More remote riding over huge scenery and high passes. Leaving the lake we will head back to the highway, which we will join on the vast Mare Plain. At the village of Pang, the road drops off the plain and the regular pattern of up and down, zig and zag, resumes. The highpoint of the day is Lachlung La (16,300ft). Another plain is crossed at Sarchu, situated on the border of Jammu-and-Kashmir and Himachal Pradesh states. Another very high and beautiful pass, Baralacha La (16,040ft), must be crossed before descending for a night in our hotel in the village of Jispa.

Dan Kunzum topDay 9: jispa to kaza

Today could be tough, but it's always a stunner. Starting in the magnificant Lahul Valley and ending in the epic Spiti Valley, much of the time is spent on dirt roads in steep-sided valleys. The head of Spiti is crossed at Kunzum Pass (10,050ft) before we follow the Spiti River through a mind-meltingly incredible environment down to Kaza and a good night's sleep.

SpitiView1Day 10: in kaza

Today we need to do some paperwork, obtaining permits to enter the 'Inner Line' – the area close to Tibet/China. This should be accomplished in the morning and in the afternoon we will take a short and steep ride up to Komic Monastery, one of the highest year-round inhabited places on Earth.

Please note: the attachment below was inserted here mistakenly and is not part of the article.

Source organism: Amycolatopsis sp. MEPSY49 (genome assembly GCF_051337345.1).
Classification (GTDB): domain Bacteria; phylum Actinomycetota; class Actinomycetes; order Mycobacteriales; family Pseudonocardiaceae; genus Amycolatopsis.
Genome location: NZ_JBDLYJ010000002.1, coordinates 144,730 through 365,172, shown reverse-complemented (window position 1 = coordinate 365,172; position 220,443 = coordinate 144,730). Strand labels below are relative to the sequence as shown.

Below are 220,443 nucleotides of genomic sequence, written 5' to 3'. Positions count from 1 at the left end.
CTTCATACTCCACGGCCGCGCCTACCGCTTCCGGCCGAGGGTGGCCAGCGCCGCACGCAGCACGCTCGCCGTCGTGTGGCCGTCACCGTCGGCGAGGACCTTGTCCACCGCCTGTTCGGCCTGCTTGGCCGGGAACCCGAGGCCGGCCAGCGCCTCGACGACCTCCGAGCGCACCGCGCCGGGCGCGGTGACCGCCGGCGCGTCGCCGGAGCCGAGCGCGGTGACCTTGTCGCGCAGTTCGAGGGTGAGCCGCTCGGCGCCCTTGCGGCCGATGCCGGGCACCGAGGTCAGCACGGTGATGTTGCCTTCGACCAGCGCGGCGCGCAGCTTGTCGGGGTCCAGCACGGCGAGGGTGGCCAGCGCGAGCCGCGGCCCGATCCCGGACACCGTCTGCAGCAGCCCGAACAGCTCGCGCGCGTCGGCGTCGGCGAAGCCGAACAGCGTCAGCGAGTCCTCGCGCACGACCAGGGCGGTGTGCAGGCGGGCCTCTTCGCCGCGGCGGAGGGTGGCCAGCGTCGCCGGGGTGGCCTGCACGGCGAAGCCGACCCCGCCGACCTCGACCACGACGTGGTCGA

Day 11: kaza to kalpa

Ahhhh, more Spiti. The amazing mountain views and twisty roads just keep coming! Past fairytale mountaintop monasteries, crossing passes and tackling inumerable hairpins, we rub up against the Tibetan border as we make our way south, losing altitude along the way. The night's rest is found in the hilltop town of Kalpa. Views over the nearby mountain ranges are stunning and, when the weather is clear, the perfect triangle of Mount Kinnaur Kailash, said to be the summer home of god Shiva, is visible from our hotel.

himalayas 007Day 12: kalpa to Sarahan

Following the Sutlej Valley downstream, with its amazing cliffs and drop-offs to the river below, this is a shorter day, but usually not without it challenges. At the ride's end, turning from the main road, we will climb the valley-side to the picturesque hilltop village of Sarahan, where a characterful stay is found in an ancient Hindu temple compound. More on Sarahan.


Blazing Trails 115Day 13: sarahan to shimla

After all the high-altitude desert that has gone before, the dense hill-forests will seem all the greener and the air all the denser as the tour heads to what will feel like a teeming metropolis. The riding joy does though go on for this final ride, with plenty of twisties on the way to Shimla. The traffic encountered may also be something of a shock after the remote environs through which we have travelled. There should be time for a stroll around historic Shimla (summer capital to the Briitish Raj), before settling to a last night dinner.


Arrive Shimla